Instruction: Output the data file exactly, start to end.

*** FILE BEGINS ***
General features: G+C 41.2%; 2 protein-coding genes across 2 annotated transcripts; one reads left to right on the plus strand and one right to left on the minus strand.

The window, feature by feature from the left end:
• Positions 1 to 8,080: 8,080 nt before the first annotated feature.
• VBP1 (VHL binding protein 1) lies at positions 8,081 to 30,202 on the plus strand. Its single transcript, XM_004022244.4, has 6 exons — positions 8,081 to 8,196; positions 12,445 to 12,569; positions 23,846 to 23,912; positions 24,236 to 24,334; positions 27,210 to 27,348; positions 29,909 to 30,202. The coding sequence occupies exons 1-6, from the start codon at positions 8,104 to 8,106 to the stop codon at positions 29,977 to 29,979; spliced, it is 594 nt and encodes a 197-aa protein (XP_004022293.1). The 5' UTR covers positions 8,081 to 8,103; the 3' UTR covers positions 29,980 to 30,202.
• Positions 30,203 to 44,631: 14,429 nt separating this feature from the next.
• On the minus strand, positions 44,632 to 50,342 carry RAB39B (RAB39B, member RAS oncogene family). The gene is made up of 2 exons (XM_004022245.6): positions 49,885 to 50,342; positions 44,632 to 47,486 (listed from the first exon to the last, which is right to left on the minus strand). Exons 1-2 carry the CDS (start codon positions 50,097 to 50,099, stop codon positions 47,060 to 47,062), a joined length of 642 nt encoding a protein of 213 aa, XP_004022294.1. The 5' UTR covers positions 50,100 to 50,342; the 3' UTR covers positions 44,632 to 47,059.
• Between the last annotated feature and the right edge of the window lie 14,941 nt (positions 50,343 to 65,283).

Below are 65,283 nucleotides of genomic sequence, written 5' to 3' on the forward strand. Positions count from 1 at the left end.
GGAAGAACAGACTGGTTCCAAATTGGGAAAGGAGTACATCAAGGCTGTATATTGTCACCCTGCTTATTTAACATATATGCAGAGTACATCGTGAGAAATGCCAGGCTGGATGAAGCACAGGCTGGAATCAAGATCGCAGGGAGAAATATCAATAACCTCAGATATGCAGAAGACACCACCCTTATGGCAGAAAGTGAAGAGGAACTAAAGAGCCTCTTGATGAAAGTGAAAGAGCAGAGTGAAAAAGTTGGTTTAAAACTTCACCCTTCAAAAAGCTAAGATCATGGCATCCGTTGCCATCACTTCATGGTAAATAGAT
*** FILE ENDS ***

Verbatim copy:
General features: G+C 41.2%; 2 protein-coding genes across 2 annotated transcripts; one reads left to right on the plus strand and one right to left on the minus strand.

The window, feature by feature from the left end:
• Positions 1 to 8,080: 8,080 nt before the first annotated feature.
• VBP1 (VHL binding protein 1) lies at positions 8,081 to 30,202 on the plus strand. Its single transcript, XM_004022244.4, has 6 exons — positions 8,081 to 8,196; positions 12,445 to 12,569; positions 23,846 to 23,912; positions 24,236 to 24,334; positions 27,210 to 27,348; positions 29,909 to 30,202. The coding sequence occupies exons 1-6, from the start codon at positions 8,104 to 8,106 to the stop codon at positions 29,977 to 29,979; spliced, it is 594 nt and encodes a 197-aa protein (XP_004022293.1). The 5' UTR covers positions 8,081 to 8,103; the 3' UTR covers positions 29,980 to 30,202.
• Positions 30,203 to 44,631: 14,429 nt separating this feature from the next.
• On the minus strand, positions 44,632 to 50,342 carry RAB39B (RAB39B, member RAS oncogene family). The gene is made up of 2 exons (XM_004022245.6): positions 49,885 to 50,342; positions 44,632 to 47,486 (listed from the first exon to the last, which is right to left on the minus strand). Exons 1-2 carry the CDS (start codon positions 50,097 to 50,099, stop codon positions 47,060 to 47,062), a joined length of 642 nt encoding a protein of 213 aa, XP_004022294.1. The 5' UTR covers positions 50,100 to 50,342; the 3' UTR covers positions 44,632 to 47,059.
• Between the last annotated feature and the right edge of the window lie 14,941 nt (positions 50,343 to 65,283).

Below are 65,283 nucleotides of genomic sequence, written 5' to 3' on the forward strand. Positions count from 1 at the left end.
GGAAGAACAGACTGGTTCCAAATTGGGAAAGGAGTACATCAAGGCTGTATATTGTCACCCTGCTTATTTAACATATATGCAGAGTACATCGTGAGAAATGCCAGGCTGGATGAAGCACAGGCTGGAATCAAGATCGCAGGGAGAAATATCAATAACCTCAGATATGCAGAAGACACCACCCTTATGGCAGAAAGTGAAGAGGAACTAAAGAGCCTCTTGATGAAAGTGAAAGAGCAGAGTGAAAAAGTTGGTTTAAAACTTCACCCTTCAAAAAGCTAAGATCATGGCATCCGTTGCCATCACTTCATGGTAAATAGAT